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Aifa needs a new 'excited' leader

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I suppose you would hope the person in charge of the trade body representing IFAs through the most radical regulatory restructure in over 25 years would see the role as more “exciting” than being a director of the ABI (no offence ABI).

But whilst his leaving interview with Money Marketing earlier today told part of the story as to why he was jumping ship, Gay underplayed the stress and strain he has been under since taking on the Aifa role just over a year ago. He certainly did not seem like he was enjoying his tenure.

Aifa accounts published in November showed a deficit of nearly £200,000 despite a raft of measure implemented by Gay to cut costs. Although much of the noise around Aifa’s strategic review has been centred around the independence/restricted issue, the real arguments behind the scenes have been around funding and how to pay for a trade body representing professional advisers with the muscle to be taken seriously  by regulators and politicians both in the UK and Europe.

With economic conditions continuing to squeeze firms large and small, the trade body has been finding it increasingly difficult to persuade people to pay a fee for something that they will get the benefit of anyway.

Product providers already provide a substantial investment into Aifa’s coffers each year. Negotiations to try and get the bigger networks to pay more than they currently do, on the basis that per member they pay much less than a DA firm, have apparently been proving difficult. 

With his head stuck in the strategic review and various internal battles, Gay found it difficult to articulate a vision for the future of the profession and a narrative that really connected with members.

Speaking to many IFAs over the last few months, both members and non-members, chartered and Certified, the restricted/independent issue was not the big concern. A decent number of forward thinking adviser firms are considering the restricted route at present as they plan the best business model for their clients.

The value most consumers place in independent advice is that the IFA is the agent of the client, independent in their product selection with no provider influence clouding recommendations. This should be the case with restricted advisers as long as the FSA implements its rules properly.  Just because an IFA decides they do not want to subject clients to the additional costs involved in the FSA’s new definition of independence, and may therefore look to offer a restricted service for some or all of their clients, does not mean they do not share the same values of the new independent sector.

There continues to be plenty of misinformation quoted in the media about the RDR- I read recently in a consumer title that restricted “sales” advisers will be able to continue to receive commission and would have lower qualification requirements.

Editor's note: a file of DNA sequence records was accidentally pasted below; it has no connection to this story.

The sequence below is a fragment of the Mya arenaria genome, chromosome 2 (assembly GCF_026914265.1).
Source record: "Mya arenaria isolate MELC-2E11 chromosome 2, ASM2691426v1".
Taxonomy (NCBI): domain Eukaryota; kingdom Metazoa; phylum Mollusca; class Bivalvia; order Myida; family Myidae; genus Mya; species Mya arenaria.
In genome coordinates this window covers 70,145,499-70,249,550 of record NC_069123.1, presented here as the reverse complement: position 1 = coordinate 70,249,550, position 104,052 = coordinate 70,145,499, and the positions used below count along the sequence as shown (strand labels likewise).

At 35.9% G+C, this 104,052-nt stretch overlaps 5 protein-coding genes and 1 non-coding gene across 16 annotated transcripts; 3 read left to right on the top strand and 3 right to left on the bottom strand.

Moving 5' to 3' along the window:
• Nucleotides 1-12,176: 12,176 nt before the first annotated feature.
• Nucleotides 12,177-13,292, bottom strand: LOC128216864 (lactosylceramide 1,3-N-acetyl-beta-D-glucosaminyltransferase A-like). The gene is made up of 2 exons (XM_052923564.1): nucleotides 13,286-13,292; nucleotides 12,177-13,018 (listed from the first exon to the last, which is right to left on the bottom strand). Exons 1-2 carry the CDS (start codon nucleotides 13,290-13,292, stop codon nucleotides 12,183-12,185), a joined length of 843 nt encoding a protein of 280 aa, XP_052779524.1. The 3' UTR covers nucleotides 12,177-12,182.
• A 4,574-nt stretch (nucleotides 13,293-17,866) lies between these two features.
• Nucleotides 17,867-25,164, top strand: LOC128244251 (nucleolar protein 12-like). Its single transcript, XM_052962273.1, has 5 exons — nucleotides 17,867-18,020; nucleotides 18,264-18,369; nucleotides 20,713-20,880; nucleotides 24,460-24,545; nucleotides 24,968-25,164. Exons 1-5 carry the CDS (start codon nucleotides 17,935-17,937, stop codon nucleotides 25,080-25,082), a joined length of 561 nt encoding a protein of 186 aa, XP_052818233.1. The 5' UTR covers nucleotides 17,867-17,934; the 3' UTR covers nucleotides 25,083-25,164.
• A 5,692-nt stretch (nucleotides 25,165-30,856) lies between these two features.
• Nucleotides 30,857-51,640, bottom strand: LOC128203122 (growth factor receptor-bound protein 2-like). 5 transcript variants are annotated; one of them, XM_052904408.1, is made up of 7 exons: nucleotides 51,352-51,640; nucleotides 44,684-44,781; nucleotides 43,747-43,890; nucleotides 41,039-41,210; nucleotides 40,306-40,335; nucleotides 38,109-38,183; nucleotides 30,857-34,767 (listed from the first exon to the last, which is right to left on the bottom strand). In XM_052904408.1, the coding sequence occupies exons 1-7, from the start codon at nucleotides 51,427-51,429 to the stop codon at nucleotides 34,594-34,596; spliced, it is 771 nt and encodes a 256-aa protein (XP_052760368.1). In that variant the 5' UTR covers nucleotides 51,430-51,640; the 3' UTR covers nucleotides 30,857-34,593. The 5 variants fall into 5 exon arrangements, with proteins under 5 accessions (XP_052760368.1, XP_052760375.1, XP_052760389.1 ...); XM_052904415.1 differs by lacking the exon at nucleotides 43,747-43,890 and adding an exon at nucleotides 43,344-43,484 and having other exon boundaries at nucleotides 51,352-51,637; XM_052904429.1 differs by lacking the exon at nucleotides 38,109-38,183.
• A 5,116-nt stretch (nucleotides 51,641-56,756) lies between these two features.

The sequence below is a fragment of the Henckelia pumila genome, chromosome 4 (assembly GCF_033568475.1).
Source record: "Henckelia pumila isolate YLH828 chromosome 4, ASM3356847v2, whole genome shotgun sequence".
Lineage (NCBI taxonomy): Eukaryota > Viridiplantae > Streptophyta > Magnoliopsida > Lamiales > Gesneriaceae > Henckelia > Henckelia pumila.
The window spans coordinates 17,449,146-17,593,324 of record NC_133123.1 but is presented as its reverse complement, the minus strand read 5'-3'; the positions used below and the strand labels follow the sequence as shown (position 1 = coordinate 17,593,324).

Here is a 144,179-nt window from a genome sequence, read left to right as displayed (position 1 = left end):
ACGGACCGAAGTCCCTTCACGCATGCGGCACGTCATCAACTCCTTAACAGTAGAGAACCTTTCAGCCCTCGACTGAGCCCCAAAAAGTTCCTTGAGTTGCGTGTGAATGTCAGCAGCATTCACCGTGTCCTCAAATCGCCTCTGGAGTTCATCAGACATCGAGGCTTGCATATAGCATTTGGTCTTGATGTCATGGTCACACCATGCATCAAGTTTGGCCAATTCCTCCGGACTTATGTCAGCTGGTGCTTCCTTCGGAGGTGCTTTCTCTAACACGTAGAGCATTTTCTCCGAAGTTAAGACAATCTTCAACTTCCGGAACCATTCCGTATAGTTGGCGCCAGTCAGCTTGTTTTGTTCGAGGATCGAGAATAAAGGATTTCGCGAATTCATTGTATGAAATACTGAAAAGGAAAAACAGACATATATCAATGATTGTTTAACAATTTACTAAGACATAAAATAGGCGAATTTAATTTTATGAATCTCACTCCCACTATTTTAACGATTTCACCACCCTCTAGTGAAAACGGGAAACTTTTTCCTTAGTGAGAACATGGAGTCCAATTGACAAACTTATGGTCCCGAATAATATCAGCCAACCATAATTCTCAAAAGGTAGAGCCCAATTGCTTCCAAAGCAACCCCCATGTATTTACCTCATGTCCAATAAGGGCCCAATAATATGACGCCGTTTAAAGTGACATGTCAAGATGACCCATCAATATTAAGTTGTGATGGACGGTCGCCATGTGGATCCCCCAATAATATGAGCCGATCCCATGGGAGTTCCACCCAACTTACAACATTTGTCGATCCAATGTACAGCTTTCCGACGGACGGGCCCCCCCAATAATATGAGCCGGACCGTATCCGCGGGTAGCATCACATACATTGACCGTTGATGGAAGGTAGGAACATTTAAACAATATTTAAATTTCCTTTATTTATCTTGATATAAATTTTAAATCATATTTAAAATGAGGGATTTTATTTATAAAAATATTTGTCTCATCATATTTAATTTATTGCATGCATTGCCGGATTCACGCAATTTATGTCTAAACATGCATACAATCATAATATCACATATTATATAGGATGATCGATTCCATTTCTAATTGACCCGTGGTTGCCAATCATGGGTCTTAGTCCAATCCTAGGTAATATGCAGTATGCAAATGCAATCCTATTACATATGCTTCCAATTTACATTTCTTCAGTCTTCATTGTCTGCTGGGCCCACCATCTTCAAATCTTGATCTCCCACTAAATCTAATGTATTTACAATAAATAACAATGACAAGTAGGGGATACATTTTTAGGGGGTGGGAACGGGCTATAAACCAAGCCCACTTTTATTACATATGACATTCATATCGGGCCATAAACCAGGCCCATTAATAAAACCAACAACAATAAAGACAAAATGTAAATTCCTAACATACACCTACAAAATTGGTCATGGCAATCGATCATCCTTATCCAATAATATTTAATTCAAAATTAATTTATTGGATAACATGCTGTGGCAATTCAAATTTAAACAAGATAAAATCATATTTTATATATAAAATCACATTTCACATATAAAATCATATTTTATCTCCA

Gill Cardy sets out in this week’s Money Marketing why she hopes the independent-only IFA Centre will be a success but I do not think the restricted move is the major reason why people are leaving  or failing to engage with Aifa.

I’m not sure there will be a flood of applicants looking to grab Gay’s so-called poisoned chalice. Maybe current Aifa director Rob Sinclair? Perhaps former policy director Andrew Strange will be tempted to return?

Leading the representation of professional advisers should be a position people get excited about. Whoever does takes over will have to show quickly how passionate and “excited” they are about the role and need the full backing of a committed Aifa council if the trade body is to be taken seriously.   

Paul McMillan is the editor of Money Marketing- follow him on twitter here

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Readers' comments (10)

  • Whoever the new chairman of AIFA, they will need to have a clear vision of what is the role of an IFA in the future, I'm one of those individuals who is in my mid-40s and wanting to remain within the industry but have fed up of having so much negativity while there's not much talk about what the future holds.

    We live in a world where there are always going to be regulation what we need to is really sell to the general public the benefits of independent financial advice and not free advice as a stupid money advice service adverts claim is available.

    We all work extremely hard to earn a living in this industry and the person to take on this role needs to educate not only the general public but also politicians and regulators of the benefits of independent financial advice, and the value that this profession brings to society after all who is going to educate the general public on saving or their protection needs. These things do not sell themselves even if the regulator thinks they do

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  • The Retail Destruction Review is the enemy, not AIFA.

    The PFS persuaded someone called DK that it was a good idea and NM advisers like GC (no lonager an IFA) agreed, until reality smacked them in the face, like a wet kipper.

    I'm so glad I'm not an IFA but I still believe with a passion that independent is the only distribution model consumers can depend upon. Apart from the Muppets we all know exist at every level.